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aaronlong 07-05-2009 09:25 AM

How to buy a computer for Linux
 
I am going to buy a new computer very soon, and my friend told me to look into linux. I have been googling and like what I see. I want to get a Linux, but I don't know where to buy a computer to operate Linux on. Do I simply buy a regular computer and install the software (like a dell or gateway pc). Or do I have to buy a special one to install the software. I have been looking and there is not distributors of Linux computers. So some help would be greatly appreciated, I am new at this. So, can you please explain in detail. Thank You!

salasi 07-05-2009 09:40 AM

You may be able to get some specific advice if you post your location, but...

Quote:

Do I simply buy a regular computer and install the software
That's the normal way. There are people who sell computers with Linux installed (whether any are in the same country as you....) and that has the advantage that you know everything can be made to work, otherwise there may be some difficulty getting, eg, wireless, sound working.

Now almost anything can be made to work eventually, but if you just want it to work, taking a little bit of care about the chipset, wireless etc can pay dividends.

You can try the hcl or, if the supplier is local, you can try walking in with a live CD or two and see if they will let you have a look at how the system seems to work.

akiku 07-05-2009 10:07 AM

Quote:

Originally Posted by aaronlong (Post 3597310)
I want to get a Linux, but I don't know where to buy a computer to operate Linux on.

You may want to go with the option of a preloaded machine. If so, I would suggest you head to your local Barnes & Noble and pick up a copy of Linux Journal. In it, it will several ads for companies that sell computers preloaded with a complete Linux distro. For instance, check out Emperor Linux and Logic Supply

aaronlong 07-05-2009 10:28 AM

I live in new jersey and I was thinking buy a notebook from dell or gateway. Are they good companies to work with Ubuntu?

moxieman99 07-05-2009 11:12 AM

Personally, if there was any way to avoid buying a new computer for at least the next two years, I would do so, and not buy one.

My reason is simple: USB3 comes out late this year (2009) or early next year (2010), and computer makers are going to be slashing prices on older equipment to move it out as well as using better motherboards and such to handle USB3 (effective transfer speeds should be around 200-400 mbs vs 15-40 mbs for USB2 (Yes, I know USB2 is rated at 480 mbs, but nobody ever achieves that speed in real life, just as they won't achieve the USB3 rating of some 6.5 gigabytes per second in real life either).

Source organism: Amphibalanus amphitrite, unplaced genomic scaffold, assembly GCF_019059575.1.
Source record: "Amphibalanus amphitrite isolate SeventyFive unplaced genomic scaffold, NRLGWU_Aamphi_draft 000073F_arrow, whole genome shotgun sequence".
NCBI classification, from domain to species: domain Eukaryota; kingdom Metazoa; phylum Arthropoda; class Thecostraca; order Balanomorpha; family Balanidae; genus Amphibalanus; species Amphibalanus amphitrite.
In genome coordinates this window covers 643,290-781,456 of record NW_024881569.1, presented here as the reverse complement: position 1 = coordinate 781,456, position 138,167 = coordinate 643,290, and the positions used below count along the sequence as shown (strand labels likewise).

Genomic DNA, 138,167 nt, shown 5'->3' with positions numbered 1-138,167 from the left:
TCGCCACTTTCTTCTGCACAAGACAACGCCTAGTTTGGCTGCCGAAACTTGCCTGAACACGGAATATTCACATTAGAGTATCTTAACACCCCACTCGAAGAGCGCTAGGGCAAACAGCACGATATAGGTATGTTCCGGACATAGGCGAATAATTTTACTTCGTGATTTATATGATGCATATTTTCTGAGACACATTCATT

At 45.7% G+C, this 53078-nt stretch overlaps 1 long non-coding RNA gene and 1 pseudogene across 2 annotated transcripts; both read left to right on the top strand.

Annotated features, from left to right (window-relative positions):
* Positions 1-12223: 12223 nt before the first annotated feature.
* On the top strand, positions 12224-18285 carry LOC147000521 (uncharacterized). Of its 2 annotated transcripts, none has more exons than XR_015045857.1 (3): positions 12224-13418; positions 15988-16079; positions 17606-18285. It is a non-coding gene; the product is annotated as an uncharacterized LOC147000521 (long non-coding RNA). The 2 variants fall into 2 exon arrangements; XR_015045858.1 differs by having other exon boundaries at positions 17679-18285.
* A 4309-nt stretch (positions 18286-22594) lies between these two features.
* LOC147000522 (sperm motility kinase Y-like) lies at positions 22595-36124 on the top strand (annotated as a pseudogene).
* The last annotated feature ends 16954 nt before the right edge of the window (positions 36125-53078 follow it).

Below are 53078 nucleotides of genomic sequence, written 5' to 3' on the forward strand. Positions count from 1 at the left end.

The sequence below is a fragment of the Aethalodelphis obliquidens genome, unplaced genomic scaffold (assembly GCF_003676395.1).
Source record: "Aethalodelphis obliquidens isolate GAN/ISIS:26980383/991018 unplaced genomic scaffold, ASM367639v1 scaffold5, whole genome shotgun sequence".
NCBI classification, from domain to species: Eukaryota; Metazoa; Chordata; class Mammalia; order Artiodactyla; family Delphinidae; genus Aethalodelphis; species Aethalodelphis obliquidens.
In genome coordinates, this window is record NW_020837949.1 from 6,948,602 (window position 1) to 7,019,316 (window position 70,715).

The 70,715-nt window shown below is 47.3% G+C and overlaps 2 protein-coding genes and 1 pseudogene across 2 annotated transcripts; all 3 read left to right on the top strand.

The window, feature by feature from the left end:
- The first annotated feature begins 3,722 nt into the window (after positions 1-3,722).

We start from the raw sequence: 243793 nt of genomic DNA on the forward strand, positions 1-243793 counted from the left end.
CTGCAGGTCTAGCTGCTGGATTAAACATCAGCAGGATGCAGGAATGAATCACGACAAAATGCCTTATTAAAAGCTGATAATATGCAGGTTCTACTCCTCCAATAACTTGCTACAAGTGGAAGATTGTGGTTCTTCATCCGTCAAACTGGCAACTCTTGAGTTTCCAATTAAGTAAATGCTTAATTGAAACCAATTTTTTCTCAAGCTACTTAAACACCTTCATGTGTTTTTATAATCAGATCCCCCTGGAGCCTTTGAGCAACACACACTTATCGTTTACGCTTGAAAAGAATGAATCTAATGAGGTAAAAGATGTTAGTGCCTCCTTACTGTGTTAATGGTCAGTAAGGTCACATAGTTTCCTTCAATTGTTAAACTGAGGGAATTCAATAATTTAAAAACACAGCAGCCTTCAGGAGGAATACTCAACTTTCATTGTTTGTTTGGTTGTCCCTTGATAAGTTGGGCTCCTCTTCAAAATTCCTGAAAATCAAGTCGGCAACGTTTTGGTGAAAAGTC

So give it a year after that for USB3-compatible hardware prices to come down a tad, and you are in 2011, with either a really inexpensive computer that can't handle USB3 (irrelevant if you don't need USB3 speeds) or a middle-priced kit that can handle USB3.

Buy a cheap used computer to tide yourself over for the next two years, then hunt for bargains.

colorpurple21859 07-05-2009 11:26 AM

I don't know if they still do but about a year a go dell was selling computer's with ubuntu linux preinstalled.

tredegar 07-05-2009 01:34 PM

Quote:

I live in new jersey and I was thinking buy a notebook from dell or gateway.
Some things to look for:

- Video with an NVIDIA chipset. This is important, although ATI drivers are supposed to be getting better.

- Wireless with an Intel chipset. (Atheros & Broadcom can be awkward, but eventually work, usually.)

Last time I went shopping I ended up with a heavily discounted Sony Vaio, but it fulfilled the above requirements, and has worked perfectly with many flavours of linux: "Boot-n-Use"(TM).

sycamorex 07-05-2009 01:43 PM

Quote:

Originally Posted by tredegar (Post 3597500)
Some things to look for:

- Video with an NVIDIA chipset. This is important, although ATI drivers are supposed to be getting better.

Are they?:) I'd also recommend staying away from ATI. I bought a new laptop a few months ago, it took me a lot of googling to get the ATI graphics working (3D). With Nvidia it's usually very simple.

lupgaru 07-12-2009 01:02 AM

You have a lot of Options.
 
I have tried installing Linux on several different makes of computers and hardware is of the most importance. My best results were trying out a live CD first. I've had the best results with Fedora, Mandriva and Ubuntu. They seem to recognize the most hardware for me so far. Wireless has gotten a lot better in the last year and so has video recognition. Not much luck with Dell, desktops or laptops. The best for me so far has been IBM Thinkpads and Acer. Experiment if you can, you'll have a lot of fun. Good Luck!

pixellany 07-12-2009 09:57 AM

All manner of good advice here---plus some doubtful things.

First, waiting for the latest new thing is a loser--regardless if you want the latest new thing, or you want the bargains in the "thing just before the latest". Technology evolves faster than most of us can think, so just buy from current offerings which meet your needs. If you absolutely NEED something, then you obviously have to wait.

Ditto the comments about Nvidia and Intel: Even if you can get other HW working, these companies need to be rewarded for being so pro-active in Linux support. Same for HP and Epson (printers, scanners,etc), and a few others.

LOTs of vendors sell computers pre-configured with Linux---Google will find them. Also, try going to a vendor's site, and then searching for "linux".


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